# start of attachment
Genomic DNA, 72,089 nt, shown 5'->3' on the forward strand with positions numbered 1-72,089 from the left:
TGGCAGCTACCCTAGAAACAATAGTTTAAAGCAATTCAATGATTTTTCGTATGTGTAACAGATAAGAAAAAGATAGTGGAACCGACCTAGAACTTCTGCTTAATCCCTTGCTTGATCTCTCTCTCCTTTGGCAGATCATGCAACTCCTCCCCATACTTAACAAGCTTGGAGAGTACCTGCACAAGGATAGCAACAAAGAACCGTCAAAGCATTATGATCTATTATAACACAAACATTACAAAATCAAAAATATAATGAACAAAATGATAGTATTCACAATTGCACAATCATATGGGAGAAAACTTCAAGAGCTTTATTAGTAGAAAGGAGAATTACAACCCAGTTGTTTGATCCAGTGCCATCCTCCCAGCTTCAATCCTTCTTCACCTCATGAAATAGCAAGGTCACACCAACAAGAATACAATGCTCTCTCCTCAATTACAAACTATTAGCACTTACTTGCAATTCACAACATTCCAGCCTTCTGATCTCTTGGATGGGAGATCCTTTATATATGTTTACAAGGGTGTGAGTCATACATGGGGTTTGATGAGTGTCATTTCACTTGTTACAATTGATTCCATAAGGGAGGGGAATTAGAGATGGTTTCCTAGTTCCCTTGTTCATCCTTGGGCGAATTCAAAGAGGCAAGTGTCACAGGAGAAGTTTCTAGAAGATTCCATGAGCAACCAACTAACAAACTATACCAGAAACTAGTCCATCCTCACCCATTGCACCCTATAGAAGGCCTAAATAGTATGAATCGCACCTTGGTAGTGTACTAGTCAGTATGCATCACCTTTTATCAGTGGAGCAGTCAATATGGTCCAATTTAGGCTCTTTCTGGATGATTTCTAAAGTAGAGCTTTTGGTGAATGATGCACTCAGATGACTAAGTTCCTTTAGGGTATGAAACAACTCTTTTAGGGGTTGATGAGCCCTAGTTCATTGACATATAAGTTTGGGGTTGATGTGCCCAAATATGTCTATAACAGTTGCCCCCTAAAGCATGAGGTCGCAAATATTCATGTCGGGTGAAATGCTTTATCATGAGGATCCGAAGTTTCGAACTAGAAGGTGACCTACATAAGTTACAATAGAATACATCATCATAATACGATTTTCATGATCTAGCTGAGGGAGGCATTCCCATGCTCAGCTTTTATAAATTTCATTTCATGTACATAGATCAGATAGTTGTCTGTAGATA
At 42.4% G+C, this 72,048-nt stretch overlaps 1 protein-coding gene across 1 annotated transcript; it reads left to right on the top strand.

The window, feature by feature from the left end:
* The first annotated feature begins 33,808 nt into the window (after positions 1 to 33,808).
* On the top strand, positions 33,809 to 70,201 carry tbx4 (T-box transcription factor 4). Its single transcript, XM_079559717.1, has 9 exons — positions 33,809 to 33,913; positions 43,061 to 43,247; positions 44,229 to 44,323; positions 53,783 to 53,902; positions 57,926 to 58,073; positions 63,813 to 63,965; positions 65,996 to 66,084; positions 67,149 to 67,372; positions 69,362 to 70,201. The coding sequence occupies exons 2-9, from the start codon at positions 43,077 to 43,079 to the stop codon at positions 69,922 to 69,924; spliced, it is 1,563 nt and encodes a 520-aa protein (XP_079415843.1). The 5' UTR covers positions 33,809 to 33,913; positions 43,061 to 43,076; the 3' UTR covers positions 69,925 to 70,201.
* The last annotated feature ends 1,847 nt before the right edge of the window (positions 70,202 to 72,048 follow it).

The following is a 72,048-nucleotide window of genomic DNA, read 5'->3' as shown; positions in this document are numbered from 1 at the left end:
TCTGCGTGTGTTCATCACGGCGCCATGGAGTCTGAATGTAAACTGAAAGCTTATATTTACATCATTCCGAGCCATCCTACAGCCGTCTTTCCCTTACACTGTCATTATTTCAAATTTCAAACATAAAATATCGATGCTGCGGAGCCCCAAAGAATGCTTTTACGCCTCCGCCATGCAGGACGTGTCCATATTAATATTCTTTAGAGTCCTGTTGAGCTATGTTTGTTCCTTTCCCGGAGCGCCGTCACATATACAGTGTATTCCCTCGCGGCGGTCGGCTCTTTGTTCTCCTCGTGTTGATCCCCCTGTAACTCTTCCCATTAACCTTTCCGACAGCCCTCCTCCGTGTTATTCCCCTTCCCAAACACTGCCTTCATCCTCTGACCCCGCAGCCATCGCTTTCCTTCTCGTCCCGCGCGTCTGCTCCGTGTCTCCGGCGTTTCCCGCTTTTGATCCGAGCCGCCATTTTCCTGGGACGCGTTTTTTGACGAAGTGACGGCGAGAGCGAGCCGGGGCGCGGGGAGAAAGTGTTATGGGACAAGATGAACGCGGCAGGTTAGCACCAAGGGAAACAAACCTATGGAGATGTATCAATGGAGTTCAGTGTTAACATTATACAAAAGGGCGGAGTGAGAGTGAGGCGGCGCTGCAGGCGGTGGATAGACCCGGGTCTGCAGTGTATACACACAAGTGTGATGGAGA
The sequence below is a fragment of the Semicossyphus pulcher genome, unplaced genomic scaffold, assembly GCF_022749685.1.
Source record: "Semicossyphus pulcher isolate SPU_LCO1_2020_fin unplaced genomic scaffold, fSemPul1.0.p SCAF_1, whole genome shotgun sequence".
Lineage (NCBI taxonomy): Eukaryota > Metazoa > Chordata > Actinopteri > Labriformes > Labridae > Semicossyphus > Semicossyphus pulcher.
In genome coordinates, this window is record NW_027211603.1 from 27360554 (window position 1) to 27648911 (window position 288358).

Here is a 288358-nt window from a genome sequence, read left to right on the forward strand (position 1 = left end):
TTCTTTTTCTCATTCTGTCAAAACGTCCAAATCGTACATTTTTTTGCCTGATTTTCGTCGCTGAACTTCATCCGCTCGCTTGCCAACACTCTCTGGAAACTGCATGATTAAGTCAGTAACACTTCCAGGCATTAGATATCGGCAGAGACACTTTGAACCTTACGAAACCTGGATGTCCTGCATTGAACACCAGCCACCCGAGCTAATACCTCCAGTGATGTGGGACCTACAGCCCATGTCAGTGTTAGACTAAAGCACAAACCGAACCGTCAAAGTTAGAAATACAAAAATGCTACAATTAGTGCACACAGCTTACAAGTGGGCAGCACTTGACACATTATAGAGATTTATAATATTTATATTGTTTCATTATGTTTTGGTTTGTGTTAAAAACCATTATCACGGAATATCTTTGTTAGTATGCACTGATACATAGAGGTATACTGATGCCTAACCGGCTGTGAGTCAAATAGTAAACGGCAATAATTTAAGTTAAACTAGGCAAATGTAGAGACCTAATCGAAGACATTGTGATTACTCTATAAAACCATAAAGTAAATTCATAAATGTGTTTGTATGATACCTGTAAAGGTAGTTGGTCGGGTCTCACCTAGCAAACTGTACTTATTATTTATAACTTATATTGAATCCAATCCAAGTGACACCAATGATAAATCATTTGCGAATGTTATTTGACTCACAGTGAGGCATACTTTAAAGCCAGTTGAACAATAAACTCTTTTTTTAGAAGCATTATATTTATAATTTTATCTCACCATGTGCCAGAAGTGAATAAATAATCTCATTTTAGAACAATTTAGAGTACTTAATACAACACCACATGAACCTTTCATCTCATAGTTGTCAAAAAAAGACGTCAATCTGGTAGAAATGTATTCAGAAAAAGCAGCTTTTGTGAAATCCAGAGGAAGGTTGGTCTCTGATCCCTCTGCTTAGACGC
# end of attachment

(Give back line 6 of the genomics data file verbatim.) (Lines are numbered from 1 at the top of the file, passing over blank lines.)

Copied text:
* On the top strand, positions 33,809 to 70,201 carry tbx4 (T-box transcription factor 4). Its single transcript, XM_079559717.1, has 9 exons — positions 33,809 to 33,913; positions 43,061 to 43,247; positions 44,229 to 44,323; positions 53,783 to 53,902; positions 57,926 to 58,073; positions 63,813 to 63,965; positions 65,996 to 66,084; positions 67,149 to 67,372; positions 69,362 to 70,201. The coding sequence occupies exons 2-9, from the start codon at positions 43,077 to 43,079 to the stop codon at positions 69,922 to 69,924; spliced, it is 1,563 nt and encodes a 520-aa protein (XP_079415843.1). The 5' UTR covers positions 33,809 to 33,913; positions 43,061 to 43,076; the 3' UTR covers positions 69,925 to 70,201.